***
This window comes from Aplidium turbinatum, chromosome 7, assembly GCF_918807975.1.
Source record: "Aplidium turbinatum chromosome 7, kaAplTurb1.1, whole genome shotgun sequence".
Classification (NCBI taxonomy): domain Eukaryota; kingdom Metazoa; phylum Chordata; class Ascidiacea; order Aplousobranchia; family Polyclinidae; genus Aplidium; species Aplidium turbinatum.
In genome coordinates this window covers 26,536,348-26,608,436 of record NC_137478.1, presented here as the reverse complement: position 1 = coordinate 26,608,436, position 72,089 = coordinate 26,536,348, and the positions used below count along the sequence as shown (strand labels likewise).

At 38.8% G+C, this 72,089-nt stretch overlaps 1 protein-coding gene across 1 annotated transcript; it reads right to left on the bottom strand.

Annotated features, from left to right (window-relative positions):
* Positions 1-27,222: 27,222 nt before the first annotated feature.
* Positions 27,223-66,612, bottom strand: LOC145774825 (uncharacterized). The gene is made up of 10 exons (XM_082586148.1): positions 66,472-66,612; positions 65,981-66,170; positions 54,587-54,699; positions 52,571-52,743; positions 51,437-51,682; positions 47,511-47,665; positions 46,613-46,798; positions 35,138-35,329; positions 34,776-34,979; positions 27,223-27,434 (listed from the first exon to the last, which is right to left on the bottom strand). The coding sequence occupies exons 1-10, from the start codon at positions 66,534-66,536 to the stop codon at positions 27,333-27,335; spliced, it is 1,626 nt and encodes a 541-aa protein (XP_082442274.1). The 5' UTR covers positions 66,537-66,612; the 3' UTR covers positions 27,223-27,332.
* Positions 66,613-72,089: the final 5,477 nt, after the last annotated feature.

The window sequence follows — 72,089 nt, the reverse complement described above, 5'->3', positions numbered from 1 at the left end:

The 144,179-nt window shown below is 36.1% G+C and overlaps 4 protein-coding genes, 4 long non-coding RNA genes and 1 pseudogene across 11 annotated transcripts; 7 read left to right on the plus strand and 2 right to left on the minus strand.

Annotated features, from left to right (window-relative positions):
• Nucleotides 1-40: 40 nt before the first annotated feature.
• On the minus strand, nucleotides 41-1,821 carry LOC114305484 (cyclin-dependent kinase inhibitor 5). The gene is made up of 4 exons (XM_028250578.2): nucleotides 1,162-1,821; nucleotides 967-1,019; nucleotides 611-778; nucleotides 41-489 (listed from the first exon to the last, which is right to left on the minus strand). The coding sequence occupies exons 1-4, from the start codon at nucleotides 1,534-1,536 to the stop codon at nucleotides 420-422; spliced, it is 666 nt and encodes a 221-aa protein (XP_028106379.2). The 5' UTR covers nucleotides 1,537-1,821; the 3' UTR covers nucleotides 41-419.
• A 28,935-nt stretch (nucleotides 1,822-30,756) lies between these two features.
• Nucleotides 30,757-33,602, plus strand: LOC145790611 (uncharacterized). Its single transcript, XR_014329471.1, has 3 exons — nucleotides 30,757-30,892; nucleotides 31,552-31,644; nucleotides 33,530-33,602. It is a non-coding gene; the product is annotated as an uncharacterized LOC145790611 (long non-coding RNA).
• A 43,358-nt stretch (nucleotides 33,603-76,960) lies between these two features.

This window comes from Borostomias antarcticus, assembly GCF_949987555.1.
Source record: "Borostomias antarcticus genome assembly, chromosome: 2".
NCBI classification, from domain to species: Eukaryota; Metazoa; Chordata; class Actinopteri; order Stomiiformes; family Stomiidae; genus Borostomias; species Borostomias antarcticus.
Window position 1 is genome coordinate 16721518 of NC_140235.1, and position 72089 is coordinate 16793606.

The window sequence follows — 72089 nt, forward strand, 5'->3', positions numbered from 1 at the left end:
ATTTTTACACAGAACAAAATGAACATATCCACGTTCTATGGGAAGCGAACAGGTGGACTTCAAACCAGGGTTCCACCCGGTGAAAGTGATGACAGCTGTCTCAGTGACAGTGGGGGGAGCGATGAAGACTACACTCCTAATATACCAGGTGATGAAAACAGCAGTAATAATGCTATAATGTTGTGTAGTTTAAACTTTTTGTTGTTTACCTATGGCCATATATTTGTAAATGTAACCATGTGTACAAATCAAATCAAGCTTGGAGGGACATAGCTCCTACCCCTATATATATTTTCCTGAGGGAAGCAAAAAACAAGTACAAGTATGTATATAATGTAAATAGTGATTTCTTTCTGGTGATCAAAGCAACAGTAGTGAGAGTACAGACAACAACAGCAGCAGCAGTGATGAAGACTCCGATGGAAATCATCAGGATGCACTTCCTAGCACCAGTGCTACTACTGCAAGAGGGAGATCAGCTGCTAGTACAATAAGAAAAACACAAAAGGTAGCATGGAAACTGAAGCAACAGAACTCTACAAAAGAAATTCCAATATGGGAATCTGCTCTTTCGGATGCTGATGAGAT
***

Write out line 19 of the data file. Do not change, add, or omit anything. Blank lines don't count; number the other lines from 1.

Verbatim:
Source record: "Borostomias antarcticus genome assembly, chromosome: 2".